AAP’s ‘Janata Darbar’ idea dropped for good
Gujarat, Bihar, Punjab, Madhya Pradesh, Rajasthan, Kerala and some more, these are states which also hold darbars for grievance redressal. But interestingly none of the governments in these states have ever made any big claims about it. Reason for that? They are not very effective. If we take the example of former Rajasthan chief minister Ashok Gehlot, who held similar darbars, where people queued up outside his residence with their complaints, he would listen to them for a few minutes and then pass on their complaints to some babu. It only leaves the complainant more frustrated than he actually was with the issue itself as, in case, he has to travel from a far-flung area and right to the CM’s door just to have his complaint handed over to a clerk who will then take his own time to look into it. If this becomes the case with the AAP government in Delhi then it could easily upset the very middle class consolidation that brought it to power in the first place.
Frankly, with these darbars if Kejriwal was thinking that every petitioner’s problem could be solved by personally hearing him out, then the sheer magnitude of complaints would have been such that he wouldn’t have been able to look even into a small percentage of it. And with the backlog, people would have raised fingers at him and there is a strong possibility that they could have called him inefficient and incompetent and might turn against him. But the chaos that prevailed at the Delhi government’s first janata darbar seems to have had a sobering effect on Arvind Kejriwal’s unorthodox style of politics. And he announced that there will be no such darbars anymore, instead the party will be visiting different parts of the city every Saturday to meet Delhiites and redress their problems. Some would feel that for the AAP this could be a better way to deal with complaints, than holding darbars which could suffice centuries back, and are unlikely to yield the desired result in current times. Seeing what happened during its first holding, the party timely dropped the idea.
AAP could not have anticipated what it saw on Saturday morning – a flood of people – some 7,000 strong thronged the Delhi government’s first darbar. And half an hour into the event, the situation spun out of control. While its purpose was that people could interact directly with the Cabinet Ministers and put forward their issues, the Mughal-era styled darbar itself became an issue with much chaos and mismanagement. People who were determined to meet their CM brought down barricades, jostled with an outnumbered police force. The CM in question was forced to beat a retreat in order to avoid a stampede-like situation and then later apologised for the poor management from the rooftop of the Delhi Secretariat.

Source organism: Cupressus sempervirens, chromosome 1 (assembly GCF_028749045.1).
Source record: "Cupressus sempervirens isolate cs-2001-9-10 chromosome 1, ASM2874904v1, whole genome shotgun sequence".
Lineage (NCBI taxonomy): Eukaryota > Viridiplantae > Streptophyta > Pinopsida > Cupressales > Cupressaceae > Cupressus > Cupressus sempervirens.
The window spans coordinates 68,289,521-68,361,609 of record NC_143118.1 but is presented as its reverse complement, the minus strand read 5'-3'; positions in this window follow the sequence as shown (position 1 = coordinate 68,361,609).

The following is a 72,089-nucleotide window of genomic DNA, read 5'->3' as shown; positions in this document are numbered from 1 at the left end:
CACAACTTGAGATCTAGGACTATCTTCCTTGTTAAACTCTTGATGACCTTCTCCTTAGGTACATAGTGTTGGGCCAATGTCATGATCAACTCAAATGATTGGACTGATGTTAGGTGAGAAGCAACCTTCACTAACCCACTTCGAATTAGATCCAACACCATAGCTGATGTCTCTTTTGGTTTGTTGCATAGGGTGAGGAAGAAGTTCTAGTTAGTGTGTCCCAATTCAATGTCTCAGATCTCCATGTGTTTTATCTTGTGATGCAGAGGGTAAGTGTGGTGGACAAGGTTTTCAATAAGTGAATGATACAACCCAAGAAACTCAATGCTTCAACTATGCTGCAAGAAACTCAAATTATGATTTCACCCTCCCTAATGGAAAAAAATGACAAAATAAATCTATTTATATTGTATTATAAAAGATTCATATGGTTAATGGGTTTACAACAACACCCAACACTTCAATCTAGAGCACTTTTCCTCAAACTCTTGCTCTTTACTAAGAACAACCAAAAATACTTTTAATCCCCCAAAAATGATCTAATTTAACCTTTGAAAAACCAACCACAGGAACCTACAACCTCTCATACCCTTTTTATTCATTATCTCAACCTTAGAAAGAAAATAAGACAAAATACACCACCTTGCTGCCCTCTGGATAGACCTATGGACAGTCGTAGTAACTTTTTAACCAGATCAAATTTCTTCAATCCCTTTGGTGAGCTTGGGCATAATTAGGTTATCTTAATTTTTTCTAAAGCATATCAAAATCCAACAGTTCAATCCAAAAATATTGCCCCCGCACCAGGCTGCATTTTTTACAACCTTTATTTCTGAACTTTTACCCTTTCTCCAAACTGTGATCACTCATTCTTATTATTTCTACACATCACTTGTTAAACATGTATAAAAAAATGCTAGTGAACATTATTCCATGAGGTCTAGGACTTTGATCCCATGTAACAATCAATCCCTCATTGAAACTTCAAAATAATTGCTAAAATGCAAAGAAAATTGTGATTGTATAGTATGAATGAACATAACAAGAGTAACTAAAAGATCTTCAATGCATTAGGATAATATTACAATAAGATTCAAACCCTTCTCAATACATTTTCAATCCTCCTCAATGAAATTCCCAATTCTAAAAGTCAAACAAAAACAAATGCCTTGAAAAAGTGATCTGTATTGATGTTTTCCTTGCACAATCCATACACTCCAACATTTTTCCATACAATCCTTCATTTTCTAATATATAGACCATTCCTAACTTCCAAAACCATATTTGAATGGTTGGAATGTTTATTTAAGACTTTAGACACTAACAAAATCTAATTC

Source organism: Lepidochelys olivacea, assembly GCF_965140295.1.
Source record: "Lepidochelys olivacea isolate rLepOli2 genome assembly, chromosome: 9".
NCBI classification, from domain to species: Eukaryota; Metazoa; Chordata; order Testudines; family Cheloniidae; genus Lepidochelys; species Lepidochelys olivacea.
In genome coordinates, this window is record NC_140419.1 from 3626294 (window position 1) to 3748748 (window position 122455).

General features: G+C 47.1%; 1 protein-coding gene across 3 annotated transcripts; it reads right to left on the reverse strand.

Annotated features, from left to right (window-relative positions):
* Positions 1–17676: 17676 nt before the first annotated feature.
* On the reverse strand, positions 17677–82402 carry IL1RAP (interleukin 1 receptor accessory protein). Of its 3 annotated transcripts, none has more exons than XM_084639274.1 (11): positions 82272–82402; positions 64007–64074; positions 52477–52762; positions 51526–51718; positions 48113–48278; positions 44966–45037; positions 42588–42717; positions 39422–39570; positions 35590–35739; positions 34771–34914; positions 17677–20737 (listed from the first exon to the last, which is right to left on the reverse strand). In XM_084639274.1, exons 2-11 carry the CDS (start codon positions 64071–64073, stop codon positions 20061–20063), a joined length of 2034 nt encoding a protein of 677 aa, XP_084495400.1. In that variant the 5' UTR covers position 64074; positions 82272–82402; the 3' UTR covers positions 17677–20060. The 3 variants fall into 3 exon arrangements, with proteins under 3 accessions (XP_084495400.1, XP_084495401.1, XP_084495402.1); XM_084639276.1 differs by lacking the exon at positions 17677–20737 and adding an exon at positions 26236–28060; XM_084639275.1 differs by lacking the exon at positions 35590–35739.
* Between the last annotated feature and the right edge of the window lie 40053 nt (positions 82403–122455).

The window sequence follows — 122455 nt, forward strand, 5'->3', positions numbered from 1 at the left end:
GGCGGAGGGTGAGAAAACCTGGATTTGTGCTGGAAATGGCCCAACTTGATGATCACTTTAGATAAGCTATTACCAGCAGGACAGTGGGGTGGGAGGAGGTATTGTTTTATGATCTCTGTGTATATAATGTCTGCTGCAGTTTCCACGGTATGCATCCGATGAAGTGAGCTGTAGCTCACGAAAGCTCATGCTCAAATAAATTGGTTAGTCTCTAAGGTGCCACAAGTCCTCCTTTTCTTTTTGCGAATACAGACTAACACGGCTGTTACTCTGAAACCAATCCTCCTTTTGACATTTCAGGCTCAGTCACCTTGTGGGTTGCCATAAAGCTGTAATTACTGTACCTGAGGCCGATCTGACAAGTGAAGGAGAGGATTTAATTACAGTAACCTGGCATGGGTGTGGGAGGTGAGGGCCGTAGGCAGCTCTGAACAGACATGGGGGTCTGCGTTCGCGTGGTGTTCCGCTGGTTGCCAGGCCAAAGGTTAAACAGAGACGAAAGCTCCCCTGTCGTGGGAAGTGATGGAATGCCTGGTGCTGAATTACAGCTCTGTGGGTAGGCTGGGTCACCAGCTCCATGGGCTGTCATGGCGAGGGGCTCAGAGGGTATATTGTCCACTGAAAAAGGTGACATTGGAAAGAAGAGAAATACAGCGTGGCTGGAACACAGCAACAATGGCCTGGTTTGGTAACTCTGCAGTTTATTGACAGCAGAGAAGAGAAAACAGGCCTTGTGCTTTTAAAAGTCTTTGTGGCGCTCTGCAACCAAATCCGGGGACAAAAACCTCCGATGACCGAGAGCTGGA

The party can ill afford to fail with the Lok Sabha polls right around the corner. And on the other hand it will have to repay people’s trust, which helped the rookie party attain the unthinkable and made Arvind Kejriwal the CM of Delhi. So instead for turning the whole system upside down, the AAP party should working on repairing the system that already exists while also devising more channels for the public to have their complaints heard. Kejriwal’s announcement of usage of technology for hearing complaints sounds more promising than what the party did last weekend.
The Arvind Kejriwal-led Aam Aadmi Party government came to power in Delhi by sensing people’s nerve and remained true to its word on delivering on polls promises made to the ‘aam aadmi’, be it by offering free water, reducing electricity tariff or by spurning all trappings of a VIP in a city which is status conscious. The party even launched an anti-corruption helpline number to trap the corrupt which got an overwhelming response and also helped catch two constables who were allegedly extorting money. What more could the Delhiites have asked from a CM who promised to change the system and while doing so, changing it fast.
But coming up with ineffective measures and then rolling them back will only give the ever-so-ready opposition a chance to trap the inexperienced Delhi government and target it for its failures in the upcoming General Elections thereby hurting its poll prospects. However, the party is relatively new and might not be discarded by its enthusiastic backers so fast. And if Kejriwal wants to drum up massive support for the AAP party for the LS polls then he needs to come up with better and more practical system with the use of technology like – helplines, emails and text messages to redress people’s complaints— instead of having them jostle with each other for a minute with him.
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